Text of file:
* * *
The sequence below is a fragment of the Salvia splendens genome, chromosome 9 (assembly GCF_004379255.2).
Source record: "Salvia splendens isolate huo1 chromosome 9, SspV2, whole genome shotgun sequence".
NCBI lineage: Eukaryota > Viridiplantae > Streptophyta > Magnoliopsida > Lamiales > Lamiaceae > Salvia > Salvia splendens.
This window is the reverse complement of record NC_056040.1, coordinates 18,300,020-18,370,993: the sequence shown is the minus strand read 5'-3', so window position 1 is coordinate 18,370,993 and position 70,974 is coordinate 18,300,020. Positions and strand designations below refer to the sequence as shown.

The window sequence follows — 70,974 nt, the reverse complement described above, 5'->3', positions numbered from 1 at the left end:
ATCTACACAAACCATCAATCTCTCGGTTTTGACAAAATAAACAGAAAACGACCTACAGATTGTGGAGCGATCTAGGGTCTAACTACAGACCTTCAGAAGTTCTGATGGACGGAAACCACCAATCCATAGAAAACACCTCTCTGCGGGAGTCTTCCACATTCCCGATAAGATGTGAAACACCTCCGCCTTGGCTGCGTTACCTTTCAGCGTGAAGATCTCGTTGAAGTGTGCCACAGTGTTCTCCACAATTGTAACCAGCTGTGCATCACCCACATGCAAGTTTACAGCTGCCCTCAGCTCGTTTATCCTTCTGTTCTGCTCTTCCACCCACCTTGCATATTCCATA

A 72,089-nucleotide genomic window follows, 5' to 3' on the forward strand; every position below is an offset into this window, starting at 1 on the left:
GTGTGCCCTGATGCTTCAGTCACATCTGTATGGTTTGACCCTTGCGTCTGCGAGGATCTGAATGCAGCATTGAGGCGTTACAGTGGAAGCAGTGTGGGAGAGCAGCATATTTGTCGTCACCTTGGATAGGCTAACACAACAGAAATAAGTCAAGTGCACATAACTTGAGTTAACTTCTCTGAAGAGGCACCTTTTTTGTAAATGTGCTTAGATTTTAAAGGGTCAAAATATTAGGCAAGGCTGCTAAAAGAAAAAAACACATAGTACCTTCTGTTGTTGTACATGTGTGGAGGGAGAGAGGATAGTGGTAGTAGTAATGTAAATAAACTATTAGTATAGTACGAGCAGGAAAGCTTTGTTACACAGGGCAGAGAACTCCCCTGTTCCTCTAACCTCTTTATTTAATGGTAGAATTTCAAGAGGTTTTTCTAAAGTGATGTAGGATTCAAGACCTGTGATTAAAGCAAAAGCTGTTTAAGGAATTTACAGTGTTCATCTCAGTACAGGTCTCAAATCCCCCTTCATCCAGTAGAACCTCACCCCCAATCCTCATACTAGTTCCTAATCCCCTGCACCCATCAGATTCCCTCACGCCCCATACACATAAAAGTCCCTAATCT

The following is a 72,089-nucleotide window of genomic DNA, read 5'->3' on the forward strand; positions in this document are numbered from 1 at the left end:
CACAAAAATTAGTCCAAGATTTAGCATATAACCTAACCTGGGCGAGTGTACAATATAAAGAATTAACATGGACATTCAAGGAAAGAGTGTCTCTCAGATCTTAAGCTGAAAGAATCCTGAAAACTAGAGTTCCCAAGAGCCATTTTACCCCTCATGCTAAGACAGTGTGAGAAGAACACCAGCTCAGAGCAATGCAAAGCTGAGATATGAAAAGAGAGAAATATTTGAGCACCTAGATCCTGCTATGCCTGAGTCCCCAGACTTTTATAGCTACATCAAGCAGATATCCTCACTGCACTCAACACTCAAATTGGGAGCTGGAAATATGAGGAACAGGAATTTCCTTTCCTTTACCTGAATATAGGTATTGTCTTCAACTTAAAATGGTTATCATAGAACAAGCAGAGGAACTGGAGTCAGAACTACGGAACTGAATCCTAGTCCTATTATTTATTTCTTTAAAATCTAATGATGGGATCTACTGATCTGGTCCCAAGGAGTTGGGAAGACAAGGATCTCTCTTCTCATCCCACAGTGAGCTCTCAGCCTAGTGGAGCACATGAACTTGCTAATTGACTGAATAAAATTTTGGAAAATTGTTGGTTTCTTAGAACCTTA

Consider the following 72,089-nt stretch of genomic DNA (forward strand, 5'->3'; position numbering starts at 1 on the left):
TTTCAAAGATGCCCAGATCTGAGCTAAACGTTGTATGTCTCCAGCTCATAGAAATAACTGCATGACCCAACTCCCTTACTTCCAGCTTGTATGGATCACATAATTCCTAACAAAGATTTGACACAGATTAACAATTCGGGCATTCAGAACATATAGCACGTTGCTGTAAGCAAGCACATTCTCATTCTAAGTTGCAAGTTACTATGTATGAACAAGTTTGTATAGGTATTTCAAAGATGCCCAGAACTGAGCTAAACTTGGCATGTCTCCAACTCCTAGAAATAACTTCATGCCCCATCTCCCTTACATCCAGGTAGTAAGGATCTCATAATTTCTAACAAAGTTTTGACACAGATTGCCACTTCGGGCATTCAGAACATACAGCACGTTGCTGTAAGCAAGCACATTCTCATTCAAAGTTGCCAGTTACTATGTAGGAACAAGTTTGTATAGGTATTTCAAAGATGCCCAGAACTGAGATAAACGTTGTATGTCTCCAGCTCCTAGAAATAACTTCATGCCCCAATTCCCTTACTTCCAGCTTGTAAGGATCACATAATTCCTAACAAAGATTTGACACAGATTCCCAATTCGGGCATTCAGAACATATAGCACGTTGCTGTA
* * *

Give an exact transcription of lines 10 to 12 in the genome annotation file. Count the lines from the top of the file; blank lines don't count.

CACAAAAATTAGTCCAAGATTTAGCATATAACCTAACCTGGGCGAGTGTACAATATAAAGAATTAACATGGACATTCAAGGAAAGAGTGTCTCTCAGATCTTAAGCTGAAAGAATCCTGAAAACTAGAGTTCCCAAGAGCCATTTTACCCCTCATGCTAAGACAGTGTGAGAAGAACACCAGCTCAGAGCAATGCAAAGCTGAGATATGAAAAGAGAGAAATATTTGAGCACCTAGATCCTGCTATGCCTGAGTCCCCAGACTTTTATAGCTACATCAAGCAGATATCCTCACTGCACTCAACACTCAAATTGGGAGCTGGAAATATGAGGAACAGGAATTTCCTTTCCTTTACCTGAATATAGGTATTGTCTTCAACTTAAAATGGTTATCATAGAACAAGCAGAGGAACTGGAGTCAGAACTACGGAACTGAATCCTAGTCCTATTATTTATTTCTTTAAAATCTAATGATGGGATCTACTGATCTGGTCCCAAGGAGTTGGGAAGACAAGGATCTCTCTTCTCATCCCACAGTGAGCTCTCAGCCTAGTGGAGCACATGAACTTGCTAATTGACTGAATAAAATTTTGGAAAATTGTTGGTTTCTTAGAACCTTA

Consider the following 72,089-nt stretch of genomic DNA (forward strand, 5'->3'; position numbering starts at 1 on the left):
TTTCAAAGATGCCCAGATCTGAGCTAAACGTTGTATGTCTCCAGCTCATAGAAATAACTGCATGACCCAACTCCCTTACTTCCAGCTTGTATGGATCACATAATTCCTAACAAAGATTTGACACAGATTAACAATTCGGGCATTCAGAACATATAGCACGTTGCTGTAAGCAAGCACATTCTCATTCTAAGTTGCAAGTTACTATGTATGAACAAGTTTGTATAGGTATTTCAAAGATGCCCAGAACTGAGCTAAACTTGGCATGTCTCCAACTCCTAGAAATAACTTCATGCCCCATCTCCCTTACATCCAGGTAGTAAGGATCTCATAATTTCTAACAAAGTTTTGACACAGATTGCCACTTCGGGCATTCAGAACATACAGCACGTTGCTGTAAGCAAGCACATTCTCATTCAAAGTTGCCAGTTACTATGTAGGAACAAGTTTGTATAGGTATTTCAAAGATGCCCAGAACTGAGATAAACGTTGTATGTCTCCAGCTCCTAGAAATAACTTCATGCCCCAATTCCCTTACTTCCAGCTTGTAAGGATCACATAATTCCTAACAAAGATTTGACACAGATTCCCAATTCGGGCATTCAGAACATATAGCACGTTGCTGTA